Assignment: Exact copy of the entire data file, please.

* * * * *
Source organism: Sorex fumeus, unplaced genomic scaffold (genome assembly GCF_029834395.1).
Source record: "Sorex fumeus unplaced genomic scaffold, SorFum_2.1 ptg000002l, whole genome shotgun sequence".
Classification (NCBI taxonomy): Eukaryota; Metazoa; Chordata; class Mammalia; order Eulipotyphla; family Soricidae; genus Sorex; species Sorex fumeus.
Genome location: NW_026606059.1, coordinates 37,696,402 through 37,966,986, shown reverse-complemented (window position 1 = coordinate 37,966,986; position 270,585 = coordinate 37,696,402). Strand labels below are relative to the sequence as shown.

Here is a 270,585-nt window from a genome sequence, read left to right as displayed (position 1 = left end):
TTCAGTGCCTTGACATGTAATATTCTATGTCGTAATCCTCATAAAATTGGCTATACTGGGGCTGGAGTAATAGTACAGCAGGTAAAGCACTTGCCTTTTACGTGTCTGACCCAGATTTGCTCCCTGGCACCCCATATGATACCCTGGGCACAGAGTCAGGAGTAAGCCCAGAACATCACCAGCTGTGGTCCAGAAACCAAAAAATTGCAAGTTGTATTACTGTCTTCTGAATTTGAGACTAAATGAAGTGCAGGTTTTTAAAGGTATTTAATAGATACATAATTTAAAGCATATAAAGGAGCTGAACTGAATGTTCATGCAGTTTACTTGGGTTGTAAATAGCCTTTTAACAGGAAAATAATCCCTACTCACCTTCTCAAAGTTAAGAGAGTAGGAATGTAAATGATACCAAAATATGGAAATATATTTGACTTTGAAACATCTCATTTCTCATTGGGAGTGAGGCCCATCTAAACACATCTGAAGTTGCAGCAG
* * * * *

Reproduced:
Source organism: Sorex fumeus, unplaced genomic scaffold (genome assembly GCF_029834395.1).
Source record: "Sorex fumeus unplaced genomic scaffold, SorFum_2.1 ptg000002l, whole genome shotgun sequence".
Classification (NCBI taxonomy): Eukaryota; Metazoa; Chordata; class Mammalia; order Eulipotyphla; family Soricidae; genus Sorex; species Sorex fumeus.
Genome location: NW_026606059.1, coordinates 37,696,402 through 37,966,986, shown reverse-complemented (window position 1 = coordinate 37,966,986; position 270,585 = coordinate 37,696,402). Strand labels below are relative to the sequence as shown.

Here is a 270,585-nt window from a genome sequence, read left to right as displayed (position 1 = left end):
TTCAGTGCCTTGACATGTAATATTCTATGTCGTAATCCTCATAAAATTGGCTATACTGGGGCTGGAGTAATAGTACAGCAGGTAAAGCACTTGCCTTTTACGTGTCTGACCCAGATTTGCTCCCTGGCACCCCATATGATACCCTGGGCACAGAGTCAGGAGTAAGCCCAGAACATCACCAGCTGTGGTCCAGAAACCAAAAAATTGCAAGTTGTATTACTGTCTTCTGAATTTGAGACTAAATGAAGTGCAGGTTTTTAAAGGTATTTAATAGATACATAATTTAAAGCATATAAAGGAGCTGAACTGAATGTTCATGCAGTTTACTTGGGTTGTAAATAGCCTTTTAACAGGAAAATAATCCCTACTCACCTTCTCAAAGTTAAGAGAGTAGGAATGTAAATGATACCAAAATATGGAAATATATTTGACTTTGAAACATCTCATTTCTCATTGGGAGTGAGGCCCATCTAAACACATCTGAAGTTGCAGCAG